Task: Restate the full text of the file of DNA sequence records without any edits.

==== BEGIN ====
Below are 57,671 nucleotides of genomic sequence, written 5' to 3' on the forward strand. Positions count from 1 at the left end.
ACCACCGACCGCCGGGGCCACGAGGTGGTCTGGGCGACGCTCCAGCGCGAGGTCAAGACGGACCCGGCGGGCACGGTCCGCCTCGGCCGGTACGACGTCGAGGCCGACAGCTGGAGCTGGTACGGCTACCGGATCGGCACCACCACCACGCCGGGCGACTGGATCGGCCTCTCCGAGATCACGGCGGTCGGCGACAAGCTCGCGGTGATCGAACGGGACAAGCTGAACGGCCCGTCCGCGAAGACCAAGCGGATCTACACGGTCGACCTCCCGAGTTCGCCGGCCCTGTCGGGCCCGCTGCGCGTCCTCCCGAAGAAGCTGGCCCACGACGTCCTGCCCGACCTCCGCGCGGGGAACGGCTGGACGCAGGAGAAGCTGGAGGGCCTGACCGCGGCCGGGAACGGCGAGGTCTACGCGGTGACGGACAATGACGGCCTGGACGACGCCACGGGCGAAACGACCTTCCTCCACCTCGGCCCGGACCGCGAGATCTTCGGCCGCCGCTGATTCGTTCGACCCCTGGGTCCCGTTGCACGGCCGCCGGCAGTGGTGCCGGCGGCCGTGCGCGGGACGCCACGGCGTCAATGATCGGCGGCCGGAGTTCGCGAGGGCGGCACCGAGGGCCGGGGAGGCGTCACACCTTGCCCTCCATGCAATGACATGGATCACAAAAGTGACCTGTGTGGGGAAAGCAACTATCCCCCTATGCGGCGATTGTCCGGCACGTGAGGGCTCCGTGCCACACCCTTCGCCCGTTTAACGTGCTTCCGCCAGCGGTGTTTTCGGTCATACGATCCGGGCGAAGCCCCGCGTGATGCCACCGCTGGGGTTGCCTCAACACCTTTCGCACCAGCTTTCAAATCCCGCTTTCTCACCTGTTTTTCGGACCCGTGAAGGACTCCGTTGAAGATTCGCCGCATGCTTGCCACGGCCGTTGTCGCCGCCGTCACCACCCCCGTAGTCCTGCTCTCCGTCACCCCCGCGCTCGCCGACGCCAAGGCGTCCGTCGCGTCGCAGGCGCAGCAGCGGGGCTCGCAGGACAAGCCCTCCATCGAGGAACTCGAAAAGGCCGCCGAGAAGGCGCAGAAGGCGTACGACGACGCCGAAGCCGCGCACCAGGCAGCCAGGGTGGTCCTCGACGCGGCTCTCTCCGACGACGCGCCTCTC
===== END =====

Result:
Below are 57,671 nucleotides of genomic sequence, written 5' to 3' on the forward strand. Positions count from 1 at the left end.
ACCACCGACCGCCGGGGCCACGAGGTGGTCTGGGCGACGCTCCAGCGCGAGGTCAAGACGGACCCGGCGGGCACGGTCCGCCTCGGCCGGTACGACGTCGAGGCCGACAGCTGGAGCTGGTACGGCTACCGGATCGGCACCACCACCACGCCGGGCGACTGGATCGGCCTCTCCGAGATCACGGCGGTCGGCGACAAGCTCGCGGTGATCGAACGGGACAAGCTGAACGGCCCGTCCGCGAAGACCAAGCGGATCTACACGGTCGACCTCCCGAGTTCGCCGGCCCTGTCGGGCCCGCTGCGCGTCCTCCCGAAGAAGCTGGCCCACGACGTCCTGCCCGACCTCCGCGCGGGGAACGGCTGGACGCAGGAGAAGCTGGAGGGCCTGACCGCGGCCGGGAACGGCGAGGTCTACGCGGTGACGGACAATGACGGCCTGGACGACGCCACGGGCGAAACGACCTTCCTCCACCTCGGCCCGGACCGCGAGATCTTCGGCCGCCGCTGATTCGTTCGACCCCTGGGTCCCGTTGCACGGCCGCCGGCAGTGGTGCCGGCGGCCGTGCGCGGGACGCCACGGCGTCAATGATCGGCGGCCGGAGTTCGCGAGGGCGGCACCGAGGGCCGGGGAGGCGTCACACCTTGCCCTCCATGCAATGACATGGATCACAAAAGTGACCTGTGTGGGGAAAGCAACTATCCCCCTATGCGGCGATTGTCCGGCACGTGAGGGCTCCGTGCCACACCCTTCGCCCGTTTAACGTGCTTCCGCCAGCGGTGTTTTCGGTCATACGATCCGGGCGAAGCCCCGCGTGATGCCACCGCTGGGGTTGCCTCAACACCTTTCGCACCAGCTTTCAAATCCCGCTTTCTCACCTGTTTTTCGGACCCGTGAAGGACTCCGTTGAAGATTCGCCGCATGCTTGCCACGGCCGTTGTCGCCGCCGTCACCACCCCCGTAGTCCTGCTCTCCGTCACCCCCGCGCTCGCCGACGCCAAGGCGTCCGTCGCGTCGCAGGCGCAGCAGCGGGGCTCGCAGGACAAGCCCTCCATCGAGGAACTCGAAAAGGCCGCCGAGAAGGCGCAGAAGGCGTACGACGACGCCGAAGCCGCGCACCAGGCAGCCAGGGTGGTCCTCGACGCGGCTCTCTCCGACGACGCGCCTCTC